Government takes third run at religious discrimination laws

religious freedom Michaela Cash

The Morrison Government will have a third run at creating religious freedom laws with Attorney General Michaelia Cash telling The Australian newspaper she hopes to have legislation before parliament in December.

Prime Minister Scott Morrison had originally proposed to have the laws introduced to parliament before Christmas 2019 but successive proposals have been heavily criticised as being unworkable, discriminatory and unfair.

The proposed legislation will be extensively re-written and be substantially different to the previous legislation suggested by former Attorney General Christian Porter.

Senator Cash has reportedly been meeting religious groups in recent days with many of them hoping the government will expand the legislation from its previous draft with suggestions it may override state legislation that bans conversion practices and some state based anti-discrimination laws.

Equality Australia, one of the leading LGBTQIA+ rights groups have said the legislation will not be acceptable if it erodes any existing rights for gay, lesbian, bisexual and transgender Australians.

Chief executive Anna Brown told The Australian that Equality Australia supports the principle that religious people should be protected from discrimination, but called on Senator Cash not to prioritise faith-based institutions over LGBTQIA+ rights.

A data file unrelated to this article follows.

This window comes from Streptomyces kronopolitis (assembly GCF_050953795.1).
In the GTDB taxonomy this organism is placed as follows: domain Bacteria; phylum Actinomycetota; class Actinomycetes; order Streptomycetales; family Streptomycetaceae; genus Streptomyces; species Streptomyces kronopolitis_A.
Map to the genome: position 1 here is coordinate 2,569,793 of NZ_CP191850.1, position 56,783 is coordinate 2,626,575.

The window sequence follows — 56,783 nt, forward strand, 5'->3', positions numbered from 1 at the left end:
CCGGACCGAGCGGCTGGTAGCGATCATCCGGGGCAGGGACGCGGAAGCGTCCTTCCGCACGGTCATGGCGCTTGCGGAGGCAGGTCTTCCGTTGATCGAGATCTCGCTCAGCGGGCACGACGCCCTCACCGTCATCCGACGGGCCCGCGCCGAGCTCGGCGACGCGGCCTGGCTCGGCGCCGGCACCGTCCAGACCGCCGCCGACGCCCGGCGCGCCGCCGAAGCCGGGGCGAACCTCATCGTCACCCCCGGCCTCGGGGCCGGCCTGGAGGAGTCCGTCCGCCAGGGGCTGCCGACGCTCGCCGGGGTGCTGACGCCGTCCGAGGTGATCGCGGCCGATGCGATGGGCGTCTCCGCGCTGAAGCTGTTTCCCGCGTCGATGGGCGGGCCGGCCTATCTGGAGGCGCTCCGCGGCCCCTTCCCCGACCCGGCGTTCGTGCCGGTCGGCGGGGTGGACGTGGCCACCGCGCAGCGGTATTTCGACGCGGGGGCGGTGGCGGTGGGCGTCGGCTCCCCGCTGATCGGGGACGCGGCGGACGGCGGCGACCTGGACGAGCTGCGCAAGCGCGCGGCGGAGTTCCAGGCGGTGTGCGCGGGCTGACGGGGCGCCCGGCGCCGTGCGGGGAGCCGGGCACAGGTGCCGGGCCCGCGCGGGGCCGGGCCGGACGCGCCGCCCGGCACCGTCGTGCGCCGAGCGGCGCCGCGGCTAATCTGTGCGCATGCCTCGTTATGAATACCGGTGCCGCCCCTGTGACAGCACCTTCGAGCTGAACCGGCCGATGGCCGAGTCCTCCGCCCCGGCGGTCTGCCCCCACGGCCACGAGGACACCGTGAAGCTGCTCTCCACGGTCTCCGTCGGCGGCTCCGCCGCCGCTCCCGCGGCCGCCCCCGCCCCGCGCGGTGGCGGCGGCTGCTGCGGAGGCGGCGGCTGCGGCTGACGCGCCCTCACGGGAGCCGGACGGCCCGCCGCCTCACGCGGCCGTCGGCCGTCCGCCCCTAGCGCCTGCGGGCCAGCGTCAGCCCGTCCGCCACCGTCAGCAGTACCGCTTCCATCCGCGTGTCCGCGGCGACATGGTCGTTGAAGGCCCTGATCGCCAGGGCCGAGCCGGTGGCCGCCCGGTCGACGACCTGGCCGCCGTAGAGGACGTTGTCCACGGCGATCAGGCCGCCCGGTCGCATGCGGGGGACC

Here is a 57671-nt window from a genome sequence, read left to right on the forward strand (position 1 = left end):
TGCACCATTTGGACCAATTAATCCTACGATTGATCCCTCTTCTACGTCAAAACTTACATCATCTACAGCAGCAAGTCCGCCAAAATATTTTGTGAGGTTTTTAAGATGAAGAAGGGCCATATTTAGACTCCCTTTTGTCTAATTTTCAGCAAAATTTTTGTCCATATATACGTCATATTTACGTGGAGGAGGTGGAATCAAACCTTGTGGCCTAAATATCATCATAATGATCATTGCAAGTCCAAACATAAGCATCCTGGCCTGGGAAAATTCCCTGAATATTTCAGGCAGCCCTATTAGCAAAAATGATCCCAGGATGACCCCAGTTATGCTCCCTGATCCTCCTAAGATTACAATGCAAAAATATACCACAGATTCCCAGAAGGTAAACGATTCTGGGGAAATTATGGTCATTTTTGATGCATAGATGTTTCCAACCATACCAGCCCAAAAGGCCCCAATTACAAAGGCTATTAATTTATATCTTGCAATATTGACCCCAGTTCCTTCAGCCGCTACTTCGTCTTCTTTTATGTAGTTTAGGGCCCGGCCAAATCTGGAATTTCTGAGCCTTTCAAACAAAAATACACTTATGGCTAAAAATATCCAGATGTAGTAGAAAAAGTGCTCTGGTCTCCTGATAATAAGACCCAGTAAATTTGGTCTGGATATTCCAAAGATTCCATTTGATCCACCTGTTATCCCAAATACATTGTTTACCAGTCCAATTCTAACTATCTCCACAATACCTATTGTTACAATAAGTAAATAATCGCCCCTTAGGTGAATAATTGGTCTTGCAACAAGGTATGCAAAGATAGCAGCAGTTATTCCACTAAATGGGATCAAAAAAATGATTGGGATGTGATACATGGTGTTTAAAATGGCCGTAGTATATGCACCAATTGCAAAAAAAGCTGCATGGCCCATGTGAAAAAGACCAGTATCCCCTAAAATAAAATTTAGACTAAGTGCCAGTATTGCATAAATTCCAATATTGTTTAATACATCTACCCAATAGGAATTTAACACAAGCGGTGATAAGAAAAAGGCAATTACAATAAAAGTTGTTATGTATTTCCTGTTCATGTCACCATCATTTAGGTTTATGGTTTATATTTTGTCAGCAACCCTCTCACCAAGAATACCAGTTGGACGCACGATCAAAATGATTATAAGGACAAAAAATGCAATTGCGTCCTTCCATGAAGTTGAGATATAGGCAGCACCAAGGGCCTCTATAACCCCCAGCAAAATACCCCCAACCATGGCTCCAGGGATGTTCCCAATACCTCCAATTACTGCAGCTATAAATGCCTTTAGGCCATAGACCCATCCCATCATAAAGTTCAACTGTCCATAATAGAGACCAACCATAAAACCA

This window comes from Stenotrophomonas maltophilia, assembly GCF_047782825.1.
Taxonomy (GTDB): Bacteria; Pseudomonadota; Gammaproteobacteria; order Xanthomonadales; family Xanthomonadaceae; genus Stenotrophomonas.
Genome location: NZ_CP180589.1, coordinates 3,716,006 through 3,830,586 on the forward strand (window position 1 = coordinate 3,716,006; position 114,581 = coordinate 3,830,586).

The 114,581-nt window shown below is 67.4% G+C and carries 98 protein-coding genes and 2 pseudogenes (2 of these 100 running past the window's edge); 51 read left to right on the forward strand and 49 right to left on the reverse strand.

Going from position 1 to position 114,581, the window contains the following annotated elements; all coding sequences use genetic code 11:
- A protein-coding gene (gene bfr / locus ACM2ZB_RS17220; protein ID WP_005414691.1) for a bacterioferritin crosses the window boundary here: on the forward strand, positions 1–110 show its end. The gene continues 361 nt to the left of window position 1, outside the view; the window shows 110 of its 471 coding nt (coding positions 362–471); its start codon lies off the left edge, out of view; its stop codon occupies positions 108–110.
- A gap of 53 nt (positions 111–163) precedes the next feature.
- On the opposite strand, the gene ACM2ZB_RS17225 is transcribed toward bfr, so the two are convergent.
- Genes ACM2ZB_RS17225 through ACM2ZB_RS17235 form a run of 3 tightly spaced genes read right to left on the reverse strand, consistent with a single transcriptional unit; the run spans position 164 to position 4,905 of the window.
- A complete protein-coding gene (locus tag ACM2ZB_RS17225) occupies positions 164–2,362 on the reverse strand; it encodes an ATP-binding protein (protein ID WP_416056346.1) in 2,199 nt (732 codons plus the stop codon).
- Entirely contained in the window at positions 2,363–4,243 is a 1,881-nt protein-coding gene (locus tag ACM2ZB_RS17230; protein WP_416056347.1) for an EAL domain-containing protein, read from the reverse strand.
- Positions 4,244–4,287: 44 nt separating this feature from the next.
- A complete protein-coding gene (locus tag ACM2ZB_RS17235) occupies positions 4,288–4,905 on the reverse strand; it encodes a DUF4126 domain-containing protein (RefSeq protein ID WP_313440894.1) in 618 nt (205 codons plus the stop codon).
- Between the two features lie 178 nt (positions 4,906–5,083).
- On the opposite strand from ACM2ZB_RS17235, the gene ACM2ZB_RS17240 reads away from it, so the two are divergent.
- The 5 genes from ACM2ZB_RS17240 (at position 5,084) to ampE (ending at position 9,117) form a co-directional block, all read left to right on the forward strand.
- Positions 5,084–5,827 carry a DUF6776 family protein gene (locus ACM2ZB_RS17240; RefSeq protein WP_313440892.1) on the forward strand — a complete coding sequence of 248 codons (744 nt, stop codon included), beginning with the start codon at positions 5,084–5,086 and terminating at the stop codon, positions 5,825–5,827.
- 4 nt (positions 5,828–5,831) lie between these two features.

“Our laws should protect us all, equally, but the current draft Religious Discrimination Bill is deeply flawed, containing unprecedented and dangerous provisions that would undermine access to healthcare and inclusive workplaces,” Brown said.

Instead of prioritising laws that privilege religious institutions and entrench new forms of discrimination, the new Attorney-General should deliver on the government’s commitment to protect students at religious schools, and wind back outdated exemptions that allow religious institutions to treat people unfairly because of who they are or whom they love.”

The announcement that the religious discrimination legislation was back on the front burner follows lobby group Faith for Freedom holding a ‘religious freedom weekend’ where people of faith were encouraged to contact government MPs and insist the issue be given more attention.

The previous round of consultation on the bill attracted thousands of submissions from advocacy groups, religious bodies and everyday Australians.

OIP Staff


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